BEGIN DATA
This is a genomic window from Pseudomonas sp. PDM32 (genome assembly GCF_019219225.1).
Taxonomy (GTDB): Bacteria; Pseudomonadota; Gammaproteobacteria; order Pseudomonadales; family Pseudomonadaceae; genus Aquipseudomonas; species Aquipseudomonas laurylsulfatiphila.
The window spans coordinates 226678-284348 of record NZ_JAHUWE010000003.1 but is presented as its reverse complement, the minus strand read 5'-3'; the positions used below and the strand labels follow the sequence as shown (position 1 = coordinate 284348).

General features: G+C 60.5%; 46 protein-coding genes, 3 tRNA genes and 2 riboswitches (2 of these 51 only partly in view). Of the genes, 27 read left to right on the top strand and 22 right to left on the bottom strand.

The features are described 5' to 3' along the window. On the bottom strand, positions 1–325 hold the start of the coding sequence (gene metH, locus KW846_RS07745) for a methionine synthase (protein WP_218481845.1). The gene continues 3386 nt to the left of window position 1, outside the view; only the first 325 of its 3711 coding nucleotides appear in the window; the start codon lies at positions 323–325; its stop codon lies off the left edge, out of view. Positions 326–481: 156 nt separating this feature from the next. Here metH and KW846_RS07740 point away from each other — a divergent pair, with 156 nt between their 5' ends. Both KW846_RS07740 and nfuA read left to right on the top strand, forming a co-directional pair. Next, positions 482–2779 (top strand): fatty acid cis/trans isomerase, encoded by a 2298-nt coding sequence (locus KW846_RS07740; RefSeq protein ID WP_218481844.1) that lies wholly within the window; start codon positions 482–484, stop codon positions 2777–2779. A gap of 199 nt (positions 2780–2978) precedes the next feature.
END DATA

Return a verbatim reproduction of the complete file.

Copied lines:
This is a genomic window from Pseudomonas sp. PDM32 (genome assembly GCF_019219225.1).
Taxonomy (GTDB): Bacteria; Pseudomonadota; Gammaproteobacteria; order Pseudomonadales; family Pseudomonadaceae; genus Aquipseudomonas; species Aquipseudomonas laurylsulfatiphila.
The window spans coordinates 226678-284348 of record NZ_JAHUWE010000003.1 but is presented as its reverse complement, the minus strand read 5'-3'; the positions used below and the strand labels follow the sequence as shown (position 1 = coordinate 284348).

General features: G+C 60.5%; 46 protein-coding genes, 3 tRNA genes and 2 riboswitches (2 of these 51 only partly in view). Of the genes, 27 read left to right on the top strand and 22 right to left on the bottom strand.

The features are described 5' to 3' along the window. On the bottom strand, positions 1–325 hold the start of the coding sequence (gene metH, locus KW846_RS07745) for a methionine synthase (protein WP_218481845.1). The gene continues 3386 nt to the left of window position 1, outside the view; only the first 325 of its 3711 coding nucleotides appear in the window; the start codon lies at positions 323–325; its stop codon lies off the left edge, out of view. Positions 326–481: 156 nt separating this feature from the next. Here metH and KW846_RS07740 point away from each other — a divergent pair, with 156 nt between their 5' ends. Both KW846_RS07740 and nfuA read left to right on the top strand, forming a co-directional pair. Next, positions 482–2779 (top strand): fatty acid cis/trans isomerase, encoded by a 2298-nt coding sequence (locus KW846_RS07740; RefSeq protein ID WP_218481844.1) that lies wholly within the window; start codon positions 482–484, stop codon positions 2777–2779. A gap of 199 nt (positions 2780–2978) precedes the next feature.